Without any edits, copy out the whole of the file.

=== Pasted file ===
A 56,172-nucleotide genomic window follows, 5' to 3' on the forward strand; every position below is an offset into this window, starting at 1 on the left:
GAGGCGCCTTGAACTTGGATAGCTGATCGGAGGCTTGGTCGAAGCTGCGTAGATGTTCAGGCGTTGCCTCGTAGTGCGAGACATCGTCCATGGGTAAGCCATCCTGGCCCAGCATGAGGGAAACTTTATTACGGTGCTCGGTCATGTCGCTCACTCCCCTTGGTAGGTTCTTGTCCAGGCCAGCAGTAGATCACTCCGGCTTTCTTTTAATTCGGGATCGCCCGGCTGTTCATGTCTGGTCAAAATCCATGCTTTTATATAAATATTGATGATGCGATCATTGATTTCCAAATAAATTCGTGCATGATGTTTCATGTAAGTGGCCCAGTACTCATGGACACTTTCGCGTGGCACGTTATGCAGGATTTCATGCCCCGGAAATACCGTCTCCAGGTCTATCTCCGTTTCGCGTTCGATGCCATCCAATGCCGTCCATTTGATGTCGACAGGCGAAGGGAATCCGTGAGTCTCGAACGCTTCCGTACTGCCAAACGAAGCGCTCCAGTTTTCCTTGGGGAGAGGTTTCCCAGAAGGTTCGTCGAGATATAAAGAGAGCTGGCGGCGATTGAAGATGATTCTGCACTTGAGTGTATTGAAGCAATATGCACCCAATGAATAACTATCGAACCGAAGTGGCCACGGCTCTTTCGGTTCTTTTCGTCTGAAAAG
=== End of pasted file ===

A 56,172-nucleotide genomic window follows, 5' to 3' on the forward strand; every position below is an offset into this window, starting at 1 on the left:
GAGGCGCCTTGAACTTGGATAGCTGATCGGAGGCTTGGTCGAAGCTGCGTAGATGTTCAGGCGTTGCCTCGTAGTGCGAGACATCGTCCATGGGTAAGCCATCCTGGCCCAGCATGAGGGAAACTTTATTACGGTGCTCGGTCATGTCGCTCACTCCCCTTGGTAGGTTCTTGTCCAGGCCAGCAGTAGATCACTCCGGCTTTCTTTTAATTCGGGATCGCCCGGCTGTTCATGTCTGGTCAAAATCCATGCTTTTATATAAATATTGATGATGCGATCATTGATTTCCAAATAAATTCGTGCATGATGTTTCATGTAAGTGGCCCAGTACTCATGGACACTTTCGCGTGGCACGTTATGCAGGATTTCATGCCCCGGAAATACCGTCTCCAGGTCTATCTCCGTTTCGCGTTCGATGCCATCCAATGCCGTCCATTTGATGTCGACAGGCGAAGGGAATCCGTGAGTCTCGAACGCTTCCGTACTGCCAAACGAAGCGCTCCAGTTTTCCTTGGGGAGAGGTTTCCCAGAAGGTTCGTCGAGATATAAAGAGAGCTGGCGGCGATTGAAGATGATTCTGCACTTGAGTGTATTGAAGCAATATGCACCCAATGAATAACTATCGAACCGAAGTGGCCACGGCTCTTTCGGTTCTTTTCGTCTGAAAAG